“I commend the teachers and staff/administration for their efforts in this new style of teaching,” Ponce said. “They, too, had to adjust a great deal — having to learn the platform Zoom, adjusting their teaching styles to accommodate for the distance learning, and, for some, having to teach from home, where I’m sure there are many distractions and obstacles they need to put aside. I commend our IT/AV staff as well, as they were able to implement the video conferencing expeditiously since the closing of our courts back in March and as they continue to keep us running through this pandemic.”

Amy Patricia Rostad, RPR, is a freelance reporter in Kirkland, Wash., who has a seventh-grade son. She said she and her husband share the supervising as their work schedules allow, but they are “pretty hands-off parents when it comes to remote learning.” 

Rostad said the first couple of weeks of school have gone well.

“He’s developing excellent time management skills,” Rostad said. “He manages his synchronous learning time by using his Outlook calendar and setting alarms for himself to ensure that he is punctual. He manages his asynchronous learning time by planning it out to ensure that he completes and submits his assignments on time.”

While eating lunch as a family and getting hugs during breaks are positive things Rostad has experienced, her family has learned to deal with tighter quarters than usual.

“It hasn’t really affected my job, except the three of us have to work as quietly as possible,” Rostad said. “At the end of June, a city water main broke and flooded our basement, so we’ve been living on the top floor of our home ever since. Thankfully, our lovely neighbors offered us the use of their home until the end of September. When we’ve needed a quiet space to work, it’s been such a blessing to have the use of their home to spread out in. My fingers are crossed that the reconstruction is complete before our neighbors return home.”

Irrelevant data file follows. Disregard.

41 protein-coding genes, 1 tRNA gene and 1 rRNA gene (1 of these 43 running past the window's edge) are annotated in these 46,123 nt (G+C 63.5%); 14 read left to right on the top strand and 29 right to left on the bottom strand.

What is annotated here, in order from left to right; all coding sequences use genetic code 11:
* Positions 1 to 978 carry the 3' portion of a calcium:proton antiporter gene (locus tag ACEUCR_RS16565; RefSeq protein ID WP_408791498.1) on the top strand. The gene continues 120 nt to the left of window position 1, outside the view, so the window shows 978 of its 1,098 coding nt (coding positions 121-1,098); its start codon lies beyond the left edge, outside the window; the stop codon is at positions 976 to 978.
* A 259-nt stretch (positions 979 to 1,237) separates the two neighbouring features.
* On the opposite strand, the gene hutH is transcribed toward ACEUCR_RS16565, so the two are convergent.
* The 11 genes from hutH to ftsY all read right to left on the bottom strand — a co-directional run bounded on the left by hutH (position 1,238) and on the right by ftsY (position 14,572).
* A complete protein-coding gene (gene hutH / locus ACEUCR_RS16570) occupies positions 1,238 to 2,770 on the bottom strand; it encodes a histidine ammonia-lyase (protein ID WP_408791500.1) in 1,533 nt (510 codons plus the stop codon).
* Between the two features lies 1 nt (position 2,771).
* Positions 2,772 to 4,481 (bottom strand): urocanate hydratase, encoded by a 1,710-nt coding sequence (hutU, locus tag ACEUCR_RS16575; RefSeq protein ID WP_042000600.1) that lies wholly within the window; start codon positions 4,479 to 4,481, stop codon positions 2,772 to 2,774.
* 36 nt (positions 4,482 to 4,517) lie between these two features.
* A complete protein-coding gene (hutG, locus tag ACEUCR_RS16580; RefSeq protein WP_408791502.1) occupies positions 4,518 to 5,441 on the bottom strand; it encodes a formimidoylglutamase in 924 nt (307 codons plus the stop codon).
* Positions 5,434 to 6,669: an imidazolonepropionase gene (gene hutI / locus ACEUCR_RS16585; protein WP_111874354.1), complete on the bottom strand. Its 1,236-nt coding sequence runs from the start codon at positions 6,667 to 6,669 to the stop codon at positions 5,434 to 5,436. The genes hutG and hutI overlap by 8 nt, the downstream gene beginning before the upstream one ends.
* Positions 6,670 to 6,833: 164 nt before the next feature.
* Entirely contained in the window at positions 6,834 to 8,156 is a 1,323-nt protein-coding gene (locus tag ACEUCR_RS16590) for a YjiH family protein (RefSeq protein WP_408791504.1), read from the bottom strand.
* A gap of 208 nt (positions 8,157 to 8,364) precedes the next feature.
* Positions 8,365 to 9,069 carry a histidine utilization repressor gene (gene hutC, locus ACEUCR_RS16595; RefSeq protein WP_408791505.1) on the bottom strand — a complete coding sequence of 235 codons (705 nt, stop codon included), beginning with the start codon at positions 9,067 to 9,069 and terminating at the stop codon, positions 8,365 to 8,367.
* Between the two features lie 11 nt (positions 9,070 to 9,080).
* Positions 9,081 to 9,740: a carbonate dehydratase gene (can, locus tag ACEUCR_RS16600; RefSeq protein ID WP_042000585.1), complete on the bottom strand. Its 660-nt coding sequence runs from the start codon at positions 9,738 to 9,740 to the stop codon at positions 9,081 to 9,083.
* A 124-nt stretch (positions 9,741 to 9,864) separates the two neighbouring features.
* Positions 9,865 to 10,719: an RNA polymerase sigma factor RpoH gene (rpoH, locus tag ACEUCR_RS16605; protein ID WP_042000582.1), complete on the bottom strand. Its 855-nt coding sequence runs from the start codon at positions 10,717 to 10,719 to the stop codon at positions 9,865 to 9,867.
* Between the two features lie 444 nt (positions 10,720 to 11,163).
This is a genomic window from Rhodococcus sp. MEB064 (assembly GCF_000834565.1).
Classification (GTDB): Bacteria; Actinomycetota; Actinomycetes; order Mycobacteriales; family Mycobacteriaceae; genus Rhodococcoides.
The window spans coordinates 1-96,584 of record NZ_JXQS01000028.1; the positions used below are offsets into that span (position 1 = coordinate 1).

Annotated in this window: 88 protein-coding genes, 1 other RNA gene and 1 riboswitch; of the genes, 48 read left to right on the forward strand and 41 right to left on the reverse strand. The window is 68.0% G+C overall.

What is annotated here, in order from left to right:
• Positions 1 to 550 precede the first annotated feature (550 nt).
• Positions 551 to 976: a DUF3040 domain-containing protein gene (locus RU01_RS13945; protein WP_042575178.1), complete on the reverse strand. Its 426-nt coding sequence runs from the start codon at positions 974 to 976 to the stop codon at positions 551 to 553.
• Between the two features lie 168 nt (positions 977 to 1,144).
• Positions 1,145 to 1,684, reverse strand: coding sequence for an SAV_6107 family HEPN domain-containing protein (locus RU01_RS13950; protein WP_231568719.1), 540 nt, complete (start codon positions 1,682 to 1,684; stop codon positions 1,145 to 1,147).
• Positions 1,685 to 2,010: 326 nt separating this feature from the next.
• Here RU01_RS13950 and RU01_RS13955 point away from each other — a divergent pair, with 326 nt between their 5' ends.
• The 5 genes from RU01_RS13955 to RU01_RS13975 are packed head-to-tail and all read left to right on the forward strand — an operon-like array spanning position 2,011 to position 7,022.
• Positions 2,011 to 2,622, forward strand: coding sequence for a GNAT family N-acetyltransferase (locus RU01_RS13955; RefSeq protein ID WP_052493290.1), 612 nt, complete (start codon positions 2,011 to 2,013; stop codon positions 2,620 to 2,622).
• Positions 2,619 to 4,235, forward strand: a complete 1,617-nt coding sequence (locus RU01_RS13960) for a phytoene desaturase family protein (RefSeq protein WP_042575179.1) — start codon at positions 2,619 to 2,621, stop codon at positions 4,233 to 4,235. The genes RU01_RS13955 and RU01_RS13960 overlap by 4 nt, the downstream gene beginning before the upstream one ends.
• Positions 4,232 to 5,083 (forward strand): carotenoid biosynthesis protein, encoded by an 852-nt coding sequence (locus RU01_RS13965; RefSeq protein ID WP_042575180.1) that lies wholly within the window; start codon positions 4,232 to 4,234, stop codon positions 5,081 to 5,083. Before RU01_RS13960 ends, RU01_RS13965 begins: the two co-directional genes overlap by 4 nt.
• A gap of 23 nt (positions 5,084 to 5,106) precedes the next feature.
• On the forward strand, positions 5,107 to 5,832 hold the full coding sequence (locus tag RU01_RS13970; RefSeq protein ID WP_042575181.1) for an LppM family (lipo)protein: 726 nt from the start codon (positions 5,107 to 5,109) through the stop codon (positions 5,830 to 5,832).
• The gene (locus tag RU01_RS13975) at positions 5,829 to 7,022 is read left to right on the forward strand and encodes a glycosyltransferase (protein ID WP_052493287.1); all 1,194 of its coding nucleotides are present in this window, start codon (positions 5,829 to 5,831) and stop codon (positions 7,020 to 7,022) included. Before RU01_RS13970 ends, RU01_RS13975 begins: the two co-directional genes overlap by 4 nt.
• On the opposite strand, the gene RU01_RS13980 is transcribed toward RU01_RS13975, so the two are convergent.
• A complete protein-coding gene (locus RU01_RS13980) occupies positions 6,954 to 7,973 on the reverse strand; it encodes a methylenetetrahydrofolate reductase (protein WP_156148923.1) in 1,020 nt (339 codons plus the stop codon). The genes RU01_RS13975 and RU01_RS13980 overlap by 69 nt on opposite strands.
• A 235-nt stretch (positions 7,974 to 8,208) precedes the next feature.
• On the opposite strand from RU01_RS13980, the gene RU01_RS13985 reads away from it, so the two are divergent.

Heidi Belton, RMR, CRR, CRC, is a freelance reporter in Walnut Creek, Calif., who has a daughter in ninth grade. She said the only downside right now is her daughter getting headaches from too much computer time.

Workwise for her it has been positive.

“I don’t have to schlep her around,” Belton said. “So, I can actually work more. It makes work easier. We all have more time in our day because we are not commuting and packing lunches.”

Belton added another positive thing about her new schedule. “I love my Zoom depos. My dog is right at my feet!”

Rostad found another upside to virtual learning.

“I have a confession to make,” she said. “Unbeknownst to my son’s teacher, I joined in on part of his gym class last week, which was a fun and much-needed break from proofreading. His teacher was playing music and demonstrating proper stretching techniques for the kiddos to do, so I jumped right in and joined my son.”

Court reporter earns national certification

The San Diego Union-Tribune posted a press release on Sept. 10 issued by NCRA announcing that Erica Varquez of Carlsbad has earned her Registered Professional Reporter certification.

Read more.

Uncertified Zoom court recordings in Illinois

A blog posted Sept. 7 on Legal Video Forum discusses a recent ruling in Illinois about video recording in court.

Read more.

A to Z Scholarship recipient announced

The Atlanta Journal-Constitution reported on Sept. 3 that NCRA recently awarded Deneatha McGeachy of Decatur, Ga., a $500 NCRA A to Z® Scholarship.

Read more.